Elegant French Weddings

Elegant French Weddings aren’t your typical break-the-bank kind of wedding. How is it that they are still so stylish and chic? I investigate.

A french wedding isn’t your typical modern day break-the-bank kind of wedding. It focuses on traditional values of family, authenticity and celebration. Here is a quick insight…

After deciding to take up the French language as a hobby, I discovered why so many people desire to be “french”. They use french words as much as they can, or try to associate themselves with all things french. If there’s one thing we can learn from the French is their reverence for beauty, quality and authenticity.

While in Asia, everyone is looking for the cheapest, in France, everyone looks at the most expensive and then at what is the most expensive that they can afford.

Despite what others claim of rude Parisians, they have exquisite manners. Parisians are rude because they want to and dislike foreigners polluting their city etc. Embedded in them is the culture of making everything and anything as beautiful as possible.

There is always a prettier way of doing something, saying something.

Even beggars on their street try to straighten their jackets and posture to speak in as perfect grammatically correct French to you when you pass by.

Your wedding is probably the most expensive party thrown in your lifetime.

See how to have an Elegant Wedding Style.

And get some style pointers from the French!

Elegant French Weddings: Borrow A Page of French Style

Adapted from the book, Entre Nous: A Woman’s Guide to Finding Her Inner French Girl

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The French girl’s wedding is a fete of a different color, usually an elegant shade of white.

It doesn’t much resemble our American break-the-bank, reception-hall extravaganzas, but it is a more intimate, close-knit affair. The French girl’s wedding usually features fewer guests, fewer attendants (or none at all) and more attention to quality, tradition and authenticity.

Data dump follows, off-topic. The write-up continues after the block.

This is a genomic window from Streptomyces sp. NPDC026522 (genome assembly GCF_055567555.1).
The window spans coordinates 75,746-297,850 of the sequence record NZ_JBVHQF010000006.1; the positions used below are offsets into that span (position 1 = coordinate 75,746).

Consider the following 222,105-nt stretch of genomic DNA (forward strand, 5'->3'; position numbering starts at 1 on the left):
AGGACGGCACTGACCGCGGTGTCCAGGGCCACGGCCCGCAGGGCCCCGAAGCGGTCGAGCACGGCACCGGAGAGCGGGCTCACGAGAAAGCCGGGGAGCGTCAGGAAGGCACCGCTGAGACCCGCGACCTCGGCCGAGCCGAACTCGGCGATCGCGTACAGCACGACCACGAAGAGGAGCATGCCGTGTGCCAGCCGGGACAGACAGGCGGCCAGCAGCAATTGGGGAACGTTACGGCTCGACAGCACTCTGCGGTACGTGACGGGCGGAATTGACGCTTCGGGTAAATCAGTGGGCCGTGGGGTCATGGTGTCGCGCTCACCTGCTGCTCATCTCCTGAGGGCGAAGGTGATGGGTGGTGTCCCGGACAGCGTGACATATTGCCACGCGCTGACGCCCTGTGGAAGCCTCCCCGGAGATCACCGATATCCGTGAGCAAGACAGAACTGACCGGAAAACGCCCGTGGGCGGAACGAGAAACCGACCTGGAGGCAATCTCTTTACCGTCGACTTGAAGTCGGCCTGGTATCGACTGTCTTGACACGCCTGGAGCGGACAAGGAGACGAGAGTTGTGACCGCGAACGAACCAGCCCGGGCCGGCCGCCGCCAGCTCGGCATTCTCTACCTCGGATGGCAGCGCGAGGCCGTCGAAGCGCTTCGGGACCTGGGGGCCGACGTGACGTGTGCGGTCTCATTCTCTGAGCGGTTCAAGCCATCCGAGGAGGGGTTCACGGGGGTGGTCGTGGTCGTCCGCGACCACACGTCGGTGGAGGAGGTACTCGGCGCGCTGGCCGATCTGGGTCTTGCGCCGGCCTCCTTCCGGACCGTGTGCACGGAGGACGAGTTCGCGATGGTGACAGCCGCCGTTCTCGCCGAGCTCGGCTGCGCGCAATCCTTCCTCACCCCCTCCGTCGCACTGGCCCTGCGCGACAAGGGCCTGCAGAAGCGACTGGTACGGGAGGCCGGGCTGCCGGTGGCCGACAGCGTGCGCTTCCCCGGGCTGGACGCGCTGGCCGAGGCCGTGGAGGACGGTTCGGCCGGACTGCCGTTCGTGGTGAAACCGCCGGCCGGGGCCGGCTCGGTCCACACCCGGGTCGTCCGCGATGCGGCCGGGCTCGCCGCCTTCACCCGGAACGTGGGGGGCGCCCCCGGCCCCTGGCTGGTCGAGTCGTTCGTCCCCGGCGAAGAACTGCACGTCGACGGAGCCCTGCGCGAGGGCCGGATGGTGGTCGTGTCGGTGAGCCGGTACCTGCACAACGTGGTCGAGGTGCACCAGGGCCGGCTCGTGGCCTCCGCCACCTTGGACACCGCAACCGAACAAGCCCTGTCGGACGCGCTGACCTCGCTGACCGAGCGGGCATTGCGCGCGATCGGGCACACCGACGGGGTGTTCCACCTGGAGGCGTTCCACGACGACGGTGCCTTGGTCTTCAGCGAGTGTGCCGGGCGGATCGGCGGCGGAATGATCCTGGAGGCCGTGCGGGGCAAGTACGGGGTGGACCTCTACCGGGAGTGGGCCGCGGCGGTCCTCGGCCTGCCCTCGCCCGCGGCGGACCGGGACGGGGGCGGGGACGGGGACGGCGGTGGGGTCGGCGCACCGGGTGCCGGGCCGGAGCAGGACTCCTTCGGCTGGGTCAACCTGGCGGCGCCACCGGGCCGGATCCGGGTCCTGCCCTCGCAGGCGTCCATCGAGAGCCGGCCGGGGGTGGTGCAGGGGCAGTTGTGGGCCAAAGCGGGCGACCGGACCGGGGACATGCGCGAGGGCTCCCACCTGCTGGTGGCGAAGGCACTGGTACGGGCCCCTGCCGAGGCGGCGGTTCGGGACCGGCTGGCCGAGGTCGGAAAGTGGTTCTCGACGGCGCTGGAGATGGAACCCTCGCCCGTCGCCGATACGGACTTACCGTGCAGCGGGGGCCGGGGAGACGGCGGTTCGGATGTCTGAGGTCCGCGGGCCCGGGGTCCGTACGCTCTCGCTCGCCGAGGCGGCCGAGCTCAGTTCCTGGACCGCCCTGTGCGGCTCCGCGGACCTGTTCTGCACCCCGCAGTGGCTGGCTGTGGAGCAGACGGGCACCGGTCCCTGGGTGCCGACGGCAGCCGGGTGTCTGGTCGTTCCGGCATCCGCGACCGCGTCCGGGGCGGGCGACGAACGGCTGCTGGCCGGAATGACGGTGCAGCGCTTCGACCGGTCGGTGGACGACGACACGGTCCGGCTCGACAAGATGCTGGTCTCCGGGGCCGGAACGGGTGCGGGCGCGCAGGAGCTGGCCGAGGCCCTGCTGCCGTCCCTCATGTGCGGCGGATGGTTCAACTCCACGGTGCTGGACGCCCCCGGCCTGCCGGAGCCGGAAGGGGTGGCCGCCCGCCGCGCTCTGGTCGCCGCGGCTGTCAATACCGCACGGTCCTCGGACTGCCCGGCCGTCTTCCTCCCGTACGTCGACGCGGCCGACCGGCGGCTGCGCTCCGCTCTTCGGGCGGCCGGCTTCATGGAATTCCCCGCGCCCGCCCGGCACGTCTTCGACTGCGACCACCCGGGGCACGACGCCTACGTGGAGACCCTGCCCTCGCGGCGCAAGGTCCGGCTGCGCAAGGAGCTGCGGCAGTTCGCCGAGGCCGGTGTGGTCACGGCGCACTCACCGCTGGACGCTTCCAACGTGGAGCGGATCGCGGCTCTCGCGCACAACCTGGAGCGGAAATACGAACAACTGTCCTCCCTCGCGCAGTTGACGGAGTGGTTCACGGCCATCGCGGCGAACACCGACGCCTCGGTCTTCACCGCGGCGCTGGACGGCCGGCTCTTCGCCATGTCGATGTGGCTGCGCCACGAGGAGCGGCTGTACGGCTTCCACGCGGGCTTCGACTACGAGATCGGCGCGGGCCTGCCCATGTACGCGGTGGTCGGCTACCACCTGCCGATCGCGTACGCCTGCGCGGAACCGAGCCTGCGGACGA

On the morning of her wedding day, the French girl’s groom calls for her and they visit the neighborhood mairie to sign the civil marriage documents. From there, the betrothed mari make their way to the local church or to the town hall (preferably on foot, with a long line of well-wishes and little mismatched flower girls in tow). Or the ceremony may take place in the garden of her family’s country home. Or in a jewel of a seventeenth-century chateau in a tiny hamlet deep in the French heartland.

After a the ceremony, the church or village bells chime and she proceeds with her husband to her family’s home to an old, familiar restaurant where the real celebration begins. The food is delicious and copious. A sumptuous buffet of smoked salmon, caviar, petits fours, oysters, freshly baked breads, and enormous quantities of champagne. A dinner of four elaborate courses presented on a finely dressed table, followed by a giant pyramid of caramel-coated cream puffs called croque-en-bouche (crisp in the mouth). The wine flows from unlabeled bottles from the local vineyard – or is exceptional vintage wine of the finest label.

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There are flowers everywhere, laughter, abundant toasting and clinking of glasses. There is music – a local band playing favourite standards. There is dancing, lots of dancing, especially for the French girl herself.


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